Long Hedge

Definition of 'Long Hedge'


A situation where an investor has to take a long position in futures contracts in order to hedge against future price volatility. A long hedge is beneficial for a company that knows it has to purchase an asset in the future and wants to lock in the purchase price. A long hedge can also be used to hedge against a short position that has already been taken by the investor.

Investopedia explains 'Long Hedge'


For example, assume it is January and an aluminum manufacturer needs 25,000 pounds of copper to manufacture aluminum and fulfill a contract in May. The current spot price is $1.50 per pound, but the May futures price is $1.40 per pound. In January the aluminum manufacturer would take a long position in 1 May futures contract on copper. This locks in the price the manufacturer will pay.

If in May the spot price of copper is $1.45 per pound the manufacturer has benefited from taking the long position, because the hedger is actually paying $0.05/pound of copper compared to the current market price. However if the price of copper was anywhere below $1.40 per pound the manufacturer would be in a worse position than where they would have been if they did not enter into the futures contract.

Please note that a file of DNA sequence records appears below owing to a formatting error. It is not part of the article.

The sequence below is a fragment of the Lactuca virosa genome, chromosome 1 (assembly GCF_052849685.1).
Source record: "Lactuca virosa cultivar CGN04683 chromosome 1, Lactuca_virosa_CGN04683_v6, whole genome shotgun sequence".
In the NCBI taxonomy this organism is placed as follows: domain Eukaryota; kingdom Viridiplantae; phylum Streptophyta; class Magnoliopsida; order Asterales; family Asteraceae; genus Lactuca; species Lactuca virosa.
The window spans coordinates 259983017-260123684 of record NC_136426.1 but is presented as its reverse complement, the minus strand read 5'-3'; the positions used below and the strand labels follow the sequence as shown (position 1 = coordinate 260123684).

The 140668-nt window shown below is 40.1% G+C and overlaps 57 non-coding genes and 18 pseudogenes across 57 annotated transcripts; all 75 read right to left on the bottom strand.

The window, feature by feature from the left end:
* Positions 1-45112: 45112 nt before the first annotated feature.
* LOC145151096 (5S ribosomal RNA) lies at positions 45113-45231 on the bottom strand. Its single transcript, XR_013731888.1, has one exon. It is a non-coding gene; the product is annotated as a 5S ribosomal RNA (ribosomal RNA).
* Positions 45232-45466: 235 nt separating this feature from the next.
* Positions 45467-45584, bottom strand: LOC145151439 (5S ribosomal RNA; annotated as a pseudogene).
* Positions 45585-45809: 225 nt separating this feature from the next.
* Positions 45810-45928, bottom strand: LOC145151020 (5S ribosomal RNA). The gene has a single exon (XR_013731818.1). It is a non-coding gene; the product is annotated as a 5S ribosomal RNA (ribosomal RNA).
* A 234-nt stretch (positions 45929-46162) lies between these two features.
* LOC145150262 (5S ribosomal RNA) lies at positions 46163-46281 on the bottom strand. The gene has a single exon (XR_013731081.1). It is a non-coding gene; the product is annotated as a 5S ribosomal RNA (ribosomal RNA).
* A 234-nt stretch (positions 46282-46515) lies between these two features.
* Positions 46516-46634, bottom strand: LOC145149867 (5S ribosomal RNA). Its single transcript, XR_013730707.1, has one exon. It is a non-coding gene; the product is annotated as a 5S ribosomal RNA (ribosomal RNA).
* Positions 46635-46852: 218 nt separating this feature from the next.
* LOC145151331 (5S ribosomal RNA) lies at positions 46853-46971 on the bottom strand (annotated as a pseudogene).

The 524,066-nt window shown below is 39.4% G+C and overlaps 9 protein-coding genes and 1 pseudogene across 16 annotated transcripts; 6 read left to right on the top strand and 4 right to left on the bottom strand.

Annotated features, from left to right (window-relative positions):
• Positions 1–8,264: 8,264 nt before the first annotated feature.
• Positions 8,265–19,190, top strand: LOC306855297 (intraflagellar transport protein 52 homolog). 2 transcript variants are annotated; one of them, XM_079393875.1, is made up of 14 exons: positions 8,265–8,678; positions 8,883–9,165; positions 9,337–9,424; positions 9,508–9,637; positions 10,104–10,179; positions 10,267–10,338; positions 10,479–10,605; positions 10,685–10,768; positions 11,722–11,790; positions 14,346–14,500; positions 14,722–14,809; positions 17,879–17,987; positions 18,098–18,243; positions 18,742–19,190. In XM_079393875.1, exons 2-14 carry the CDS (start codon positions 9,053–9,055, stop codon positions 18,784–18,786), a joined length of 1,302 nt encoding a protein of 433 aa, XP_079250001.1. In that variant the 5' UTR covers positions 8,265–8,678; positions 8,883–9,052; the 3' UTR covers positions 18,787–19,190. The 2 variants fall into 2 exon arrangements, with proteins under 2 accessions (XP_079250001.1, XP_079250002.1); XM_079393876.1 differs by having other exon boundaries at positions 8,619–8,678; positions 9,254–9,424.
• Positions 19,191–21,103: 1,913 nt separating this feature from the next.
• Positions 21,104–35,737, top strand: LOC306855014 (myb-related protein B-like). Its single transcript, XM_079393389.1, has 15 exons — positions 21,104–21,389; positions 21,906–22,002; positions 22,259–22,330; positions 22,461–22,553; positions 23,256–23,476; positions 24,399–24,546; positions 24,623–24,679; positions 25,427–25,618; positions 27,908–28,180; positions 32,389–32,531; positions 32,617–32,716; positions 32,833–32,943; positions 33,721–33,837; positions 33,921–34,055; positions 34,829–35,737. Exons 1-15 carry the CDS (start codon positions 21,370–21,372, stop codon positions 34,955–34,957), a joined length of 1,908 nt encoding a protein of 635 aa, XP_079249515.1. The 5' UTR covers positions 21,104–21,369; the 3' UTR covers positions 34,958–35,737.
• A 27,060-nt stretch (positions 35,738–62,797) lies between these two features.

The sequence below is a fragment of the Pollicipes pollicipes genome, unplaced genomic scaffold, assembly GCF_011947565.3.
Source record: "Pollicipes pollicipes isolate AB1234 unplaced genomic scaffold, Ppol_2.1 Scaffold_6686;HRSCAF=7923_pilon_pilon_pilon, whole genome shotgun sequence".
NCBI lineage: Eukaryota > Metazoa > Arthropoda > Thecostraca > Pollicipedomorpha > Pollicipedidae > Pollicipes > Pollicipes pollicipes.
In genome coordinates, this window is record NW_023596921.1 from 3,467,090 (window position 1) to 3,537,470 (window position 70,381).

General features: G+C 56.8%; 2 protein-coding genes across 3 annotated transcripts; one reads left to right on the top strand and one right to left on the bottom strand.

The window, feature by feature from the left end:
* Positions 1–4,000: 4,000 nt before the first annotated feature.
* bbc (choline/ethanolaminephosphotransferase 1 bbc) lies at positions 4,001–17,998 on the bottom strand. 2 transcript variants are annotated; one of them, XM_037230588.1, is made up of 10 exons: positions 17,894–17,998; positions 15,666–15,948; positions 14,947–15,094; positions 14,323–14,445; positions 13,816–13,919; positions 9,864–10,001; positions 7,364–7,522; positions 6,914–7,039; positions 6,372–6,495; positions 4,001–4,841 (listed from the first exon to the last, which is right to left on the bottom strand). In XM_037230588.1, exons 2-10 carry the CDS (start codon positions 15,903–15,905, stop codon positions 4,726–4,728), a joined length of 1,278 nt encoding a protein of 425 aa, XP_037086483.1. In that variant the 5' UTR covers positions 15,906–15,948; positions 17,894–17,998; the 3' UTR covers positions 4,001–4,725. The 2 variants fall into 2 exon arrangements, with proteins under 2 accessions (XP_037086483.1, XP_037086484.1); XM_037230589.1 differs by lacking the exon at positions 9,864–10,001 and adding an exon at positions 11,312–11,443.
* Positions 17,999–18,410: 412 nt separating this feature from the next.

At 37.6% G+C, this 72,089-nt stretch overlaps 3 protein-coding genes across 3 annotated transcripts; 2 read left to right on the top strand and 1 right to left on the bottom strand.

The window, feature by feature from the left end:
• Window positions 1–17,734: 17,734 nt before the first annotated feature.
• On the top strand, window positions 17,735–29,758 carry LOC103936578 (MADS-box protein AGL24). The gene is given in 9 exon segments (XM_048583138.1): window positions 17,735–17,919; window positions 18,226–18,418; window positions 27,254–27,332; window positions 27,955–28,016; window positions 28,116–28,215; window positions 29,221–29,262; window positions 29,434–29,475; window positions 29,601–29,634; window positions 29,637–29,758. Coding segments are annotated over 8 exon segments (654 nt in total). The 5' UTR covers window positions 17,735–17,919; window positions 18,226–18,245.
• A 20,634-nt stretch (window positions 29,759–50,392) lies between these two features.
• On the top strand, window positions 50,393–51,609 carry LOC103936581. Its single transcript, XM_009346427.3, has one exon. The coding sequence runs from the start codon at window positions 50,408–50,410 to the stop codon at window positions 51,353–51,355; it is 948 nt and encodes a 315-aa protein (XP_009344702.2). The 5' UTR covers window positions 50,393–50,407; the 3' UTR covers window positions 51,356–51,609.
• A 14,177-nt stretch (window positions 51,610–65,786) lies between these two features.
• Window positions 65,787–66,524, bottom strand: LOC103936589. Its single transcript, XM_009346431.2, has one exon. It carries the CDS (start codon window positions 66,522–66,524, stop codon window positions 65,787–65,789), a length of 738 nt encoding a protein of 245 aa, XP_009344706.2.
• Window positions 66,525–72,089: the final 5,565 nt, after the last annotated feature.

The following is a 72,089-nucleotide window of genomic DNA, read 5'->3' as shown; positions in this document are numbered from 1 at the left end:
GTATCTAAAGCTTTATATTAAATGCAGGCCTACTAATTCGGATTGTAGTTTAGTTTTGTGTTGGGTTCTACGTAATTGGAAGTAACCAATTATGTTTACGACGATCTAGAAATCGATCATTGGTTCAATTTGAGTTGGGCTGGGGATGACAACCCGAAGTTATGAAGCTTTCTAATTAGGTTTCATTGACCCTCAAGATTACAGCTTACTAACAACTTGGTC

comments powered by Disqus
Hot Definitions
  1. Market Capitalization

    The total dollar market value of all of a company's outstanding shares. Market capitalization is calculated by multiplying a company's shares outstanding by the current market price of one share. The investment community uses this figure to determine a company's size, as opposed to sales or total asset figures.
  2. Oil Reserves

    An estimate of the amount of crude oil located in a particular economic region. Oil reserves must have the potential of being extracted under current technological constraints. For example, if oil pools are located at unattainable depths, they would not be considered part of the nation's reserves.
  3. Joint Venture - JV

    A business arrangement in which two or more parties agree to pool their resources for the purpose of accomplishing a specific task. This task can be a new project or any other business activity. In a joint venture (JV), each of the participants is responsible for profits, losses and costs associated with it.
  4. Aggregate Risk

    The exposure of a bank, financial institution, or any type of major investor to foreign exchange contracts - both spot and forward - from a single counterparty or client. Aggregate risk in forex may also be defined as the total exposure of an entity to changes or fluctuations in currency rates.
  5. Organic Growth

    The growth rate that a company can achieve by increasing output and enhancing sales. This excludes any profits or growth acquired from takeovers, acquisitions or mergers. Takeovers, acquisitions and mergers do not bring about profits generated within the company, and are therefore not considered organic.
  6. Family Limited Partnership - FLP

    A type of partnership designed to centralize family business or investment accounts. FLPs pool together a family's assets into one single family-owned business partnership that family members own shares of. FLPs are frequently used as an estate tax minimization strategy, as shares in the FLP can be transferred between generations, at lower taxation rates than would be applied to the partnership's holdings.
Trading Center